Written By: Renita Clarke
We had the honor to catch up with the one and only, Leeroy Thornhill. A lot of you ladies & gents know him from the legendary group “The Prodigy”. Leeroy, however is also a bad ass Dj. We had the pleasure to put together our “Quick 8” to pick the brand of the talented Mr. Thornhill.
S&B: When did you start DJing – and what or who were your early passions and influences?
Leeroy: I started Djing in 1985, at that time my main influence was rare groove, and early Hip Hop & Electro. I was always into playing music that got people on the dance floor.
S&B: What do you personally consider to be the incisive moments in your artistic career?
Leeroy: That’s a hard question to answer. Of course playing shows in places like Red Square with the Prodigy, to Djing at festivals like Kazantip, and Glastonbury. I still feel every gig I play is awesome. My career is all about getting adrenaline from the crowd, so it’s a non stop journey.
S&B: What is it the big difference between DJing and being in a band?
Leeroy: I think there is a huge difference. As a Dj, you are mainly playing other peoples music and there is always a safe way of doing that by playing records people know. With the equipment out there nowadays, you don’t even need to be able to mix anymore. The equipment can do it for you. Standing on a stage playing your own music and winning over the crowd is a whole different thing and you need real talent to do it well.
S&B: What do you usually start with when preparing for your set?
Leeroy: I will always be aware of a number of tracks that I want to play, but I don’t prepare my sets. I get to gigs early and check out what kind of energy the Dj before is playing and how the crowd is looking, then decide the first tune I’m gonna play. I just go with the dance floor. For me the crowd picks the tunes from it’s response. I can’t understand preparing a whole set. What happens if the crowd doesn’t like it.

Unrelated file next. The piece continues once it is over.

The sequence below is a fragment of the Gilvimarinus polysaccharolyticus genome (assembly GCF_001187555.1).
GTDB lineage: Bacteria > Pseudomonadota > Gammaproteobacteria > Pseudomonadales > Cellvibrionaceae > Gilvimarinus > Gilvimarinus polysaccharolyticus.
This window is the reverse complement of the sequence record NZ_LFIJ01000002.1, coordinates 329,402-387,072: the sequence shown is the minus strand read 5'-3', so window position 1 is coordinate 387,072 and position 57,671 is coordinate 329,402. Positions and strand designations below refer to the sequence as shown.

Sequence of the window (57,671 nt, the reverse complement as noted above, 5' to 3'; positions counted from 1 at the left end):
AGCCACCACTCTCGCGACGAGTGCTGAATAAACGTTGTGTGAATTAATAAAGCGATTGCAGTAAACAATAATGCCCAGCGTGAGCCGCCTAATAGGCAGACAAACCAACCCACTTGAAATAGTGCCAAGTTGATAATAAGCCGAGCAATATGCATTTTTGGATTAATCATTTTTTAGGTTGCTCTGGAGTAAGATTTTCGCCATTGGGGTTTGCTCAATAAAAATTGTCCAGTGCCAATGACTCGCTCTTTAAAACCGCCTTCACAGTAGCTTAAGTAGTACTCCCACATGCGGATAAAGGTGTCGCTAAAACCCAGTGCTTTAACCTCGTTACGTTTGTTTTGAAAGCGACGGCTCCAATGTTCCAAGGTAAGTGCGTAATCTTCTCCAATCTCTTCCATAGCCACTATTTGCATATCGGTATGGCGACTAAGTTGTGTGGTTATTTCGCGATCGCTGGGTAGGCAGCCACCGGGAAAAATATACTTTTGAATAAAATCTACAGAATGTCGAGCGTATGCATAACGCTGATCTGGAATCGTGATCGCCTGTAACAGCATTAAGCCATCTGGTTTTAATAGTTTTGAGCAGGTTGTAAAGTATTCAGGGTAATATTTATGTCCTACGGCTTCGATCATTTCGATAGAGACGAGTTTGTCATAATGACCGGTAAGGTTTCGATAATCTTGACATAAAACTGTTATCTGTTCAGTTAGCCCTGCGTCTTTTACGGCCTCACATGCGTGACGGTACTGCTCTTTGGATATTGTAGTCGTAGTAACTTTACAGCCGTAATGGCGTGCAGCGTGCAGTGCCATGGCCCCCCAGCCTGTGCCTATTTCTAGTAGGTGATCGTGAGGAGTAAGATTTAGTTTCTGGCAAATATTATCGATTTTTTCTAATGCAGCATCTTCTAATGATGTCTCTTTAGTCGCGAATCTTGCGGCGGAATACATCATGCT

S&B: What makes you decide to play a particular record during one of your sets?
Leeroy: The crowds response or wanting to change the dynamics, tempo, style ect.
S&B: The relationship with the audience is crucial for a DJ, and yet it seems to be a fragile one. How do you see the balance between giving the crowd what they want and treating them to something new?
Leeroy: For me you are there for the crowd not yourself and if that means dropping an old classic or a bootleg to get the dance floor jumping, then I’ll do it. I think it’s your job to educate people in new music as well. It’s about how you put the music together and the dynamics for me if you get the crowd rocking they move with the energy be it old or new.
S&B: What’s your perspective on the relationship and the balance between technological advances, music and the art of DJing? How have particular technologies changed your style of DJing?
Leeroy: New technology is what pushes music forward. Although I DJ with USB on CDJ’s, I still act as if I’m playing vinyl. I think the added effects on mixers add so much more to a performance. Of course there is an aspect of the use of the technology that can allow anyone to hit sync and play. To me it’s not Djing. I think there should be a new performance bracket for this. To each their own. It’s about creating a party however you do it.
S&B: What DJ’s are you currently listening to?
Leeroy: They’re so many cool Dj’s out there. For me Lady Waks, Marten Horger, Westbam, Mafia Kiss, Stanton Warriors, Plump Djs, Krafty Kuts, Askillz, Deekline, Barry Ashworth and Freq Nasty. These Dj’s are always on point and driving the bass music scene forward.
To learn more about Leeroy & to keep track of his latest gigs, be sure to check him out at: